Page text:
The consensus No. 1 tackle in the draft ensures that the Lions offense will be slightly better when they inevitably find themselves trailing in garbage time.

RASHAWN SLATER, LOS ANGELES CHARGERS

Drafting a tackle was the best-case scenario for the Los Angeles Chargers. Herbert’s league-leading passer rating while under pressure (99.4) isn’t something to bank on year over year. Adding an elite OL prospect to a unit that ranked dead last in PFF run-blocking last season is also great for Austin Ekeler

ALIJAH VERA-TUCKER, NEW YORK JETS

Trading up for an interior OL is an interesting move, but the Jets need to protect their new franchise quarterback. 

ALEX LEATHERWOOD, LAS VEGAS RAIDERS

The Las Vegas Raiders’ backfield is a mess, but bolstering the OL offers hope that we can see Josh Jacobs emerge as a fantasy RB2.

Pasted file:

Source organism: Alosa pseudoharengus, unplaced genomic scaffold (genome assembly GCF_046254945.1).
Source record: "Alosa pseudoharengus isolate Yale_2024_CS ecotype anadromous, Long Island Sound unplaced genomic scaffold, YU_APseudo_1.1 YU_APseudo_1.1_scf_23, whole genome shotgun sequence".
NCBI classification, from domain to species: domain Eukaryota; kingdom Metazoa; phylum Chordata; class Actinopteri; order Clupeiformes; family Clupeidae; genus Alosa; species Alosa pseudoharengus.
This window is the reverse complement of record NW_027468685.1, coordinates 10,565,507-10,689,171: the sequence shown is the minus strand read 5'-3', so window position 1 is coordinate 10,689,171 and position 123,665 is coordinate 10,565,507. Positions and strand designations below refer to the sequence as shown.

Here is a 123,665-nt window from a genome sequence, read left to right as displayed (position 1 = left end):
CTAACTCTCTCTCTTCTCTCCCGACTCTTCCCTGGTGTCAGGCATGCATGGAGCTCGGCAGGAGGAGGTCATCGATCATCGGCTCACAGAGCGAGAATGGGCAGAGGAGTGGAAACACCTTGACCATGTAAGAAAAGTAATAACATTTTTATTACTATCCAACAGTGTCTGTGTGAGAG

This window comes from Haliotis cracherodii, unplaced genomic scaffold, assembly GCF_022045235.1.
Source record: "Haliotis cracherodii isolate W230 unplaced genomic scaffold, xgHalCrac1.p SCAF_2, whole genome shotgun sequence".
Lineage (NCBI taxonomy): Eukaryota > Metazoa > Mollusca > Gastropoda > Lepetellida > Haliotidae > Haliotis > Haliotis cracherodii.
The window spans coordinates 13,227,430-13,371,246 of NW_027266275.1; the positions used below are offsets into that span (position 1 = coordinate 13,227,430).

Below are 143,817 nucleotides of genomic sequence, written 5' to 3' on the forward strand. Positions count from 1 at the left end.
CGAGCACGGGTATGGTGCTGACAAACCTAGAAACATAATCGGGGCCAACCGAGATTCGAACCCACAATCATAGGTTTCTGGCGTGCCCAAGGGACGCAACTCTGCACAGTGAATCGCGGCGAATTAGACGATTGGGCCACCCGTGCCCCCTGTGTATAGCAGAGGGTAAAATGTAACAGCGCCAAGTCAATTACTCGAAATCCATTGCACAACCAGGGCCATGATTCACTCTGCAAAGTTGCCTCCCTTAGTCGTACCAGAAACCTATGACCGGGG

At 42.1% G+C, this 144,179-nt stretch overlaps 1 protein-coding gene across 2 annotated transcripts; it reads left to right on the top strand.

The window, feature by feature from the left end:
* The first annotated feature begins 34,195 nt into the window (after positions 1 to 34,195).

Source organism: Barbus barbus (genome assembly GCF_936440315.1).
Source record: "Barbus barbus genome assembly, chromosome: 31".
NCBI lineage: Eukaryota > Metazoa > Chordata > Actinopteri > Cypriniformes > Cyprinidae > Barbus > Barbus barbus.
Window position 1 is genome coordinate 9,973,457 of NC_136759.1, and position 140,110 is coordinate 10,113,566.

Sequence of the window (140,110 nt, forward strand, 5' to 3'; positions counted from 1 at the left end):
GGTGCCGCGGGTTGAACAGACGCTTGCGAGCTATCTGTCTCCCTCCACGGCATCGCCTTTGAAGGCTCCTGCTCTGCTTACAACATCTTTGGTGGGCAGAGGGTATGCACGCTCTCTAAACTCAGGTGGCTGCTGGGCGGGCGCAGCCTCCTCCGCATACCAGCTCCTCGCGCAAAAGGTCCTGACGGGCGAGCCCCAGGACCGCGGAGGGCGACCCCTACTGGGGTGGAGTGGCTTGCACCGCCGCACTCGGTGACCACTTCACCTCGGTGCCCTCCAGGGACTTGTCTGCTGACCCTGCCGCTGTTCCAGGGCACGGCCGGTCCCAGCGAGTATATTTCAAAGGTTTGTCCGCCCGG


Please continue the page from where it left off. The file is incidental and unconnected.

CHRISTIAN DARRISAW, MINNESOTA VIKINGS

A pure left tackle, Christian Darrisaw helps shore up an offensive line that lost Riley Reiff in the offseason — great for all fantasy football parties involved. 

First-Round Picks on Defense

CB JAYCEE HORN, CAROLINA PANTHERS
CB PATRICK SURTAIN II, DENVER BRONCOS
CB CALEB FARLEY, TENNESSEE TITANS
CB GREG NEWSOME II, CLEVELAND BROWNS
CB ERIC STOKES, GREEN BAY PACKERS
LB MICAH PARSONS, DALLAS COWBOYS
LB ZAVEN COLLINS, ARIZONA CARDINALS
EDGE JAELAN PHILLIPS, MIAMI DOLPHINS
LB JAMIN DAVIS, WASHINGTON FOOTBALL TEAM
EDGE KWITY PAYE, INDIANAPOLIS COLTS
EDGE PAYTON TUNER, NEW ORLEANS SAINTS
EDGE GREGORY ROUSSEAU, BUFFALO BILLS 
EDGE JAYSON OWEH, BALTIMORE RAVENS 
EDGE JOE TRYON, TAMPA BAY BUCCANEERS